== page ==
Are YOU Hampered By This Common Practise That Limits You And Hurts Others?

Written by Allan Erickson on June 19, 2017

In our personal interactions, a Christian who withholds forgiveness commits a grievous sin.

Jesus Christ commands us to forgive. The Lord gave His life to extend God’s forgiveness to all who believe and receive. How can a person forgiven by God turn and deny others forgiveness?

Doing so reveals deep selfishness. It is to say my wounds supersede all hope of healing and peace. Such selfishness grieves the Holy Spirit and it kindles the wrath of the Father.

An unforgiving spirit denies God the glory of achieving reconciliation and healing.

The one who refuses to forgive denies the power of the Cross, he refuses confession and repentance, undermining faith. The unforgiving basically say there is no grace, no mercy.

Withholding forgiveness promotes resentment, bitterness, anger, alienation, conflict, strife and slander. It slams the door in God’s face and gives the devil free rein.

How can anyone calling himself a Christian blatantly disobey God, injure others, and help the devil? Either that person is no Christian, or, that person is a child of God walking in disobedience.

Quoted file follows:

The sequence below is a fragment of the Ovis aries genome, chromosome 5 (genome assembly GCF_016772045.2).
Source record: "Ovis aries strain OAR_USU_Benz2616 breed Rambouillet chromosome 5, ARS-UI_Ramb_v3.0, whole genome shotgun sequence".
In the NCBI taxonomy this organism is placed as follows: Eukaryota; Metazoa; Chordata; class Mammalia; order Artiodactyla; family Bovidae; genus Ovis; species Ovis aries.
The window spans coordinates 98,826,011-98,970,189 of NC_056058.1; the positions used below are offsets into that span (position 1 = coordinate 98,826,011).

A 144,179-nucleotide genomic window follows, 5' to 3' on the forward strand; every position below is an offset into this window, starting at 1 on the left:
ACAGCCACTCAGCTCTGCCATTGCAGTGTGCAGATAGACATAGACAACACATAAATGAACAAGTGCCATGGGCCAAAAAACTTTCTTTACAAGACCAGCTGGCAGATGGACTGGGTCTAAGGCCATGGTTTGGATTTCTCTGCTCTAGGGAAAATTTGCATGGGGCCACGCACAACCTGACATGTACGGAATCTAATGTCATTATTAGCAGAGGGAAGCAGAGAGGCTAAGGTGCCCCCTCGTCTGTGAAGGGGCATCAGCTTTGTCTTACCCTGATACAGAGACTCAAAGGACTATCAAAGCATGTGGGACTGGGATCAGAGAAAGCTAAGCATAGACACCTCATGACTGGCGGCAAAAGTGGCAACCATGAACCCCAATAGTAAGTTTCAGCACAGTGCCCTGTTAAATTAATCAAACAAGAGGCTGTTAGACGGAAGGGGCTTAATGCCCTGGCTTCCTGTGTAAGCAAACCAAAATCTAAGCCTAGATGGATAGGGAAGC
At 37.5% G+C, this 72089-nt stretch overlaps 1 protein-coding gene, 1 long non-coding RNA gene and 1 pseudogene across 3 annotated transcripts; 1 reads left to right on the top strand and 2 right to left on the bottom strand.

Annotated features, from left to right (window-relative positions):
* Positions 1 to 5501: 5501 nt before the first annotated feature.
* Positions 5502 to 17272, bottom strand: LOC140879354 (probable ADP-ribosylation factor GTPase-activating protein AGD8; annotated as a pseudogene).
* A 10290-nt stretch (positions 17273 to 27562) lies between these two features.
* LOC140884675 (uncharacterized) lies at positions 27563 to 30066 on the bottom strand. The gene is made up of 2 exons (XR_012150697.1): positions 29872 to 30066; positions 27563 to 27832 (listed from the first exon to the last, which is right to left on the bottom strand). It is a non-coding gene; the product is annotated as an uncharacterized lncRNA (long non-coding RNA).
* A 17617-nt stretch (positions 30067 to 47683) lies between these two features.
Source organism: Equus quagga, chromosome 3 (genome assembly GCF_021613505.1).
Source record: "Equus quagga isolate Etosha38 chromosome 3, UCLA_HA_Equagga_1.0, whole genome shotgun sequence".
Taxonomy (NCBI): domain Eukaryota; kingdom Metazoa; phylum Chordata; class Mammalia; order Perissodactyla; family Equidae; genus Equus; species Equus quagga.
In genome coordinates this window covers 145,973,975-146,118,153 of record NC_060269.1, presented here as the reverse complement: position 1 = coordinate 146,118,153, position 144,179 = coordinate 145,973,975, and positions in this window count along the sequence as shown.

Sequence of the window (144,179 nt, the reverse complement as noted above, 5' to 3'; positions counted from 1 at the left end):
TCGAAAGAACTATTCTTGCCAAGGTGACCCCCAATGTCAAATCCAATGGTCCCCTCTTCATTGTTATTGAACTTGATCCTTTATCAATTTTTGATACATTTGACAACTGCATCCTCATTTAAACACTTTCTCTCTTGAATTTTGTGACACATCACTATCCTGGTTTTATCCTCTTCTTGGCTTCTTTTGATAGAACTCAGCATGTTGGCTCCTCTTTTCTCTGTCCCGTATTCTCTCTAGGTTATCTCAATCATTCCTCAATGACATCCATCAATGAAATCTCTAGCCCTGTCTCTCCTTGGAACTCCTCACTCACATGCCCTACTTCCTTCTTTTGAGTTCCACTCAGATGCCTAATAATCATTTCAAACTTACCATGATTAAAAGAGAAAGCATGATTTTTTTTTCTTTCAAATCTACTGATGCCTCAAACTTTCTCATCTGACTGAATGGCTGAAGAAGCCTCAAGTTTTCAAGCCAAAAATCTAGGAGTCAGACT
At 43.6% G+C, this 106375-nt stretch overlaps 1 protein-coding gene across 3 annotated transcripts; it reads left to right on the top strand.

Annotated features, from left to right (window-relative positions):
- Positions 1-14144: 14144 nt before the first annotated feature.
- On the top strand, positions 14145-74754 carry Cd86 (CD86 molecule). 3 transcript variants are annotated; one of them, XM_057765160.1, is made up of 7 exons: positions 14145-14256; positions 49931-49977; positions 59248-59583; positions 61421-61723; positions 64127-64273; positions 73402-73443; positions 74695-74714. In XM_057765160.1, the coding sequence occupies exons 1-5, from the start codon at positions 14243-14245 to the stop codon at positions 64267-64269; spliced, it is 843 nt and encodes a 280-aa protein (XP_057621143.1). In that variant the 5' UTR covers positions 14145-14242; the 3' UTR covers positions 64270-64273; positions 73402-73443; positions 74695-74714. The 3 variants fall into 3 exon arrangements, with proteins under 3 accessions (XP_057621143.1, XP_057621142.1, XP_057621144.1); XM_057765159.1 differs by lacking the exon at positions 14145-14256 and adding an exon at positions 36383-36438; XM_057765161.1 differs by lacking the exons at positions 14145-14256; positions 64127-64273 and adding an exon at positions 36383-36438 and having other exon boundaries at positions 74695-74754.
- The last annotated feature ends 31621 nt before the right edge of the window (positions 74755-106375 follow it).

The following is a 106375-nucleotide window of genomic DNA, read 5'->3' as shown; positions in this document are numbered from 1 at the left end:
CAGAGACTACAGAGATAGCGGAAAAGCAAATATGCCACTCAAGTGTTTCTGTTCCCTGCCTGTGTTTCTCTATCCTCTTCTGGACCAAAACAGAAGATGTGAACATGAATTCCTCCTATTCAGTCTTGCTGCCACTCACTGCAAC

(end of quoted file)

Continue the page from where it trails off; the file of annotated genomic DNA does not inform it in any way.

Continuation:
Such a person is headed for serious discipline, or judgment, for he violates the law of love, preferring discord, division, and hate.

Even if my adversary refuses to repent, refuses to acknowledge his sin against me, I am obligated to forgive and turn it over to the Lord, knowing that full healing and reconciliation still hinges upon my adversary repenting and asking for forgiveness.

What a tragedy it is to deny God complete victory by giving the devil even one square inch of satisfaction, leaving wounded people strewn across the battlefield, moaning.

photo credit: Crazyfinn36 Deceived yet again via photopin (license)

Share if you agree unforgiveness is ugly and destructive.

Allan Erickson
Allan Erickson---Christian, husband, father, journalist, businessman, screenwriter, and author of The Cross & the Constitution in the Age of Incoherence, Tate Publishing, 2012.